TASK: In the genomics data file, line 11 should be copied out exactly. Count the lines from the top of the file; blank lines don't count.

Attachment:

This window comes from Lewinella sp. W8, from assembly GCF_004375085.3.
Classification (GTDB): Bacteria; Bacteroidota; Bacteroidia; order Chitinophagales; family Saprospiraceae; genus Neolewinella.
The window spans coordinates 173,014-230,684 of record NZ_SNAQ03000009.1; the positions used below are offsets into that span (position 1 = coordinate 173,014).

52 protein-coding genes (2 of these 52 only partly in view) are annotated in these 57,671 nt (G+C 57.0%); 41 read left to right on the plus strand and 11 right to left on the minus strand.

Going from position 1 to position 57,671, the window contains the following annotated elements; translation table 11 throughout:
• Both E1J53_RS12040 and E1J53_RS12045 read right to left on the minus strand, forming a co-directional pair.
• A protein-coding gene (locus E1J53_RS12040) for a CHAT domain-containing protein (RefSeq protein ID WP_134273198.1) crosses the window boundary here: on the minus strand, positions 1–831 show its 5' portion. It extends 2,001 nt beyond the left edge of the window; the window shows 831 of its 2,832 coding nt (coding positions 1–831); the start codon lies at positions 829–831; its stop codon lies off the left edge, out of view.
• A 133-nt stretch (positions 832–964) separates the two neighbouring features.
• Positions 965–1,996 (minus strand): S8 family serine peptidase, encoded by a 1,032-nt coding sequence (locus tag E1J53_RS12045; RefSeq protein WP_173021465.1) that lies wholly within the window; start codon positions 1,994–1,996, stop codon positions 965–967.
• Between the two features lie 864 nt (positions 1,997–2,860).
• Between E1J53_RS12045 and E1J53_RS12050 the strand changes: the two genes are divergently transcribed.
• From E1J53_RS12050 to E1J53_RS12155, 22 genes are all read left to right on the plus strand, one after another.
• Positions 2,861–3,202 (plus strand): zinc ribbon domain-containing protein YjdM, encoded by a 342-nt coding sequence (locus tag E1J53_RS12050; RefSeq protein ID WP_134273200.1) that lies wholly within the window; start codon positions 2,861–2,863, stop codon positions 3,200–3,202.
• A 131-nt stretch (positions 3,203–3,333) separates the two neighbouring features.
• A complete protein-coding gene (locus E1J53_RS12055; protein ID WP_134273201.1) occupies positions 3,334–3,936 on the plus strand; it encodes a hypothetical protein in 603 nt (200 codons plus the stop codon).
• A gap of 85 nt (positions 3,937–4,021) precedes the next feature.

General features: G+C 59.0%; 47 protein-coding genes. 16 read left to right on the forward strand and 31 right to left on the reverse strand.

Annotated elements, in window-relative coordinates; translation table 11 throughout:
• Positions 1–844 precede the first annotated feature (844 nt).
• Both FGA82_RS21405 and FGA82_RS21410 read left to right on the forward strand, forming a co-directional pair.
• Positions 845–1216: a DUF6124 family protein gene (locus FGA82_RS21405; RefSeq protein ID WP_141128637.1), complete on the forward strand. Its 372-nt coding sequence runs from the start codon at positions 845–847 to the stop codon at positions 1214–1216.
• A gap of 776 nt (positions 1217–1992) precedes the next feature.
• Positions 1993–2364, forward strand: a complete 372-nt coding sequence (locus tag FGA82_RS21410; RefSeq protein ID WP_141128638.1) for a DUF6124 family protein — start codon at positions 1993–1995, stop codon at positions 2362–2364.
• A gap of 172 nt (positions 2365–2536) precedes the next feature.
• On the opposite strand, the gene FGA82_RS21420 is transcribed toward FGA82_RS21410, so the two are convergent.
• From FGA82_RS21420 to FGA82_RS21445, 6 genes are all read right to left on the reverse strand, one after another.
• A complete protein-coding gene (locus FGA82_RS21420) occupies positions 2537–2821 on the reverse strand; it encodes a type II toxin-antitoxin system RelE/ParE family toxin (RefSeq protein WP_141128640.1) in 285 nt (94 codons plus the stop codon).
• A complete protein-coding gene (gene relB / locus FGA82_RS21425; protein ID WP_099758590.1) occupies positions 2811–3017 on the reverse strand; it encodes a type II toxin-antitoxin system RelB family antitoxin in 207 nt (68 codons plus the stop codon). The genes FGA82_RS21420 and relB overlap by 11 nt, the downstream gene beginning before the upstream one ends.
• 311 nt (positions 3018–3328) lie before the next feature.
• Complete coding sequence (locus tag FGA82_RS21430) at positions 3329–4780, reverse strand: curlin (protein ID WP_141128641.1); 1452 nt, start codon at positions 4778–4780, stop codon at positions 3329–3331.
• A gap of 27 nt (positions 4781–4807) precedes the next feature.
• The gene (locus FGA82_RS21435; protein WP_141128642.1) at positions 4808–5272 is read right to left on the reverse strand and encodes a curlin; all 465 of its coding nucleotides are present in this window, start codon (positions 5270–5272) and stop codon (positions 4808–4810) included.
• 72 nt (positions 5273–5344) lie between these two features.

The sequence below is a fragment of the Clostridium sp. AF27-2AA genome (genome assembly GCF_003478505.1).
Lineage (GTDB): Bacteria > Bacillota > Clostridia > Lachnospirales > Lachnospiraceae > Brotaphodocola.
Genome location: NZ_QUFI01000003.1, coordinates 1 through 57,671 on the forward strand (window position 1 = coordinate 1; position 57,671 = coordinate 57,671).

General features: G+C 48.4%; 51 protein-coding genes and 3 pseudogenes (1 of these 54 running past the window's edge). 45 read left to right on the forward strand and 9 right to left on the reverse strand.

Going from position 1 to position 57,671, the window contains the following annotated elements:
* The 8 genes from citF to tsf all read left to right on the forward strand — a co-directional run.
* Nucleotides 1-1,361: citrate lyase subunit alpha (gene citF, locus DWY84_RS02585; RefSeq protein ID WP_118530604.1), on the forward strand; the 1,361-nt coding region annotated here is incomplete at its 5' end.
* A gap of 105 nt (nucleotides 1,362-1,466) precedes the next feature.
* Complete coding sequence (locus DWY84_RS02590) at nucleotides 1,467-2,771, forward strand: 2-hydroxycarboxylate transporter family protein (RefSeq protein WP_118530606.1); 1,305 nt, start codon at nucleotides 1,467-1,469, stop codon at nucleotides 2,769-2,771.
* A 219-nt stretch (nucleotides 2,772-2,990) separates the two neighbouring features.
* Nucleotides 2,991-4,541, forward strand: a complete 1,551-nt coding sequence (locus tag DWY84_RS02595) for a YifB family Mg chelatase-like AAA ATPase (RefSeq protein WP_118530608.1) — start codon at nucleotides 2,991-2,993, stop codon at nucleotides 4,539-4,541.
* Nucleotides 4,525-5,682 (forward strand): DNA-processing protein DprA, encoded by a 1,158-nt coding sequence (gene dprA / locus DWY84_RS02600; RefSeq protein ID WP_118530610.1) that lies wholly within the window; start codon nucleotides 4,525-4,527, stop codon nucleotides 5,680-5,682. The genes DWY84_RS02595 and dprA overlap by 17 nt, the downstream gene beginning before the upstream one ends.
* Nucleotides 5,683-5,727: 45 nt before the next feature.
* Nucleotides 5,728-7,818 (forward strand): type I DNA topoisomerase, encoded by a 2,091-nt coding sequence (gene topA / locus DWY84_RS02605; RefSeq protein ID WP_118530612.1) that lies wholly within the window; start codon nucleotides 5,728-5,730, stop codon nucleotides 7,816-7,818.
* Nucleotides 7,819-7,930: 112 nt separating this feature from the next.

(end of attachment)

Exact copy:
• Between E1J53_RS12045 and E1J53_RS12050 the strand changes: the two genes are divergently transcribed.